If you’re a podcaster, advertiser, or curious listener, you may want to find out how many subscribers a podcast has. It sounds like such a simple question, right? Sadly, subscriber data is full of data-ignorance, white lies, deception, and even manipulation.
In the “big data” era, subscriber count should be easy to figure out, but you might be surprised to learn objective data is not available. It hasn’t been for years. This means we are all at the mercy of the podcaster’s honesty. (For now)
Why can’t you tell how many subscribers a podcast has?
Most podcasters do hava access to some form of data like downloads and location, but there are three things to keep in mind: a download might not be a listen, location data might not be accurate due to VPNs and ISPs, and the kicker: the downloads might be fake. It’s not an easy task to unpack how many subscribers a podcast has, or even if anyone listened at all. One problem lies in how podcast platforms and hosts work together.
What is the difference between podcast platforms and hosts?
Like websites, podcasts are stored on a podcast host server. That server generates a feed address for podcasters, who then submit it to platforms like Spotify, Apple Podcasts, Google Podcasts, iHeartRadio, Stitcher, Amazon Podcasts, and Pandora. When one of those platforms “requests” the file, the host server logs it as a listen. That’s it. (See the problem yet?)
The act of “subscribing” is a user-side software feature that essentially tells your platform of choice, like Apple Podcasts, to download new episodes automatically. Hosts like Libsyn, SoundCloud, and others have no idea if you have subscribed.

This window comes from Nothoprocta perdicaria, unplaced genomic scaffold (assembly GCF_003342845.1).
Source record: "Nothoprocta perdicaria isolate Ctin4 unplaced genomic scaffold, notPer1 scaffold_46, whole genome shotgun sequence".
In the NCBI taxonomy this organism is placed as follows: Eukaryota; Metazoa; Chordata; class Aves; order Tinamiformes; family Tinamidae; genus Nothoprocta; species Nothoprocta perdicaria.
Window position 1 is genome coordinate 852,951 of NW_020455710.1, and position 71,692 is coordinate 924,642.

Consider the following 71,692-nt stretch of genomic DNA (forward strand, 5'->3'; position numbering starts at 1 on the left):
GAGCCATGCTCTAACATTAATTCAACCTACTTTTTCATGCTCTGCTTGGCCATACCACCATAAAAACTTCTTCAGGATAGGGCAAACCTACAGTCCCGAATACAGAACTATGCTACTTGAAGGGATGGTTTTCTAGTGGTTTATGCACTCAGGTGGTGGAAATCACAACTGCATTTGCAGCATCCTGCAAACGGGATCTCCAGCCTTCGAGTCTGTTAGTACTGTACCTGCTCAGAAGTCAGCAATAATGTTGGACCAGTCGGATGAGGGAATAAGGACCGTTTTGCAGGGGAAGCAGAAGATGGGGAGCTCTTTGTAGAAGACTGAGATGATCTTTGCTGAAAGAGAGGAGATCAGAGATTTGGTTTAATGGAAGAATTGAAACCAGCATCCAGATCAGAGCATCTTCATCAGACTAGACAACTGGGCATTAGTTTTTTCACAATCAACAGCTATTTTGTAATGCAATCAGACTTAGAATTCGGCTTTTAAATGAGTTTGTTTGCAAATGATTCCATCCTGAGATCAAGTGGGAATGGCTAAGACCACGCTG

So, how does your host know this information? In short, they don’t. It could be people downloading and not listening, and in many cases, fake listens.
How does my favorite podcast know their subscriber number?
I can hear your objection, “but Justin, my favorite podcast seems to know how many subscribers they have—where are they getting that number?” Good question.
If they’re honest, they may be taking the average downloads per episode to represent their subscriber base. Because some listeners aren’t subscribed, and only listen because of the topic or guest, this isn’t an accurate measure, but it’s the best option they have.
Other podcasters have a tendency to say their subscriber number is the total number of downloads over the duration of the podcast, but this isn’t accurate. Using this metric, if a podcaster produces 30,000 episodes and only their mother listens, that would be 30,000 “listeners.” Whether intentionally misleading or just ignorant, it’s highly deceptive.
Because I’ve helped numerous podcasters (many behind the scenes) I’ve witnessed how many “listeners” various podcasters claim to have. An alarming amount of them misrepresent their subscriber numbers—in fact, the minority are 100% honest.
Some podcasters go farther than lying about their numbers, however, choosing to cheat the numbers entirely. This is why even if an advertiser is given access to see their data, it’s still not an accurate measure of how many subscribers a podcast has.
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How to cheat podcast listener numbers.
Cheating or inflating podcasting numbers is surprisingly easy both from the server-side and through the actual listening platforms, like iTunes and iHeart as well.
Because servers only track downloads, there are easy ways to download over and over again. It happened when I was building my own website—but I didn’t figure it out until months later. Seeing a massive spike in listens, I first assumed a few guests had incredible networks or my podcast was mentioned in a large publication. Later I found out the real reason: As my dev team was testing my podcaster player API on my website, each “test” was logged as a listen.
Even today, the API on my podcast page can artificially spike my numbers. If I refresh a page 5 times, hit play 5 times, I get 5 listens. There’s no purpose for me doing this because I have no advertisers and don’t disclose my numbers, but consider how this can be abused, especially when ad revenue is on the line.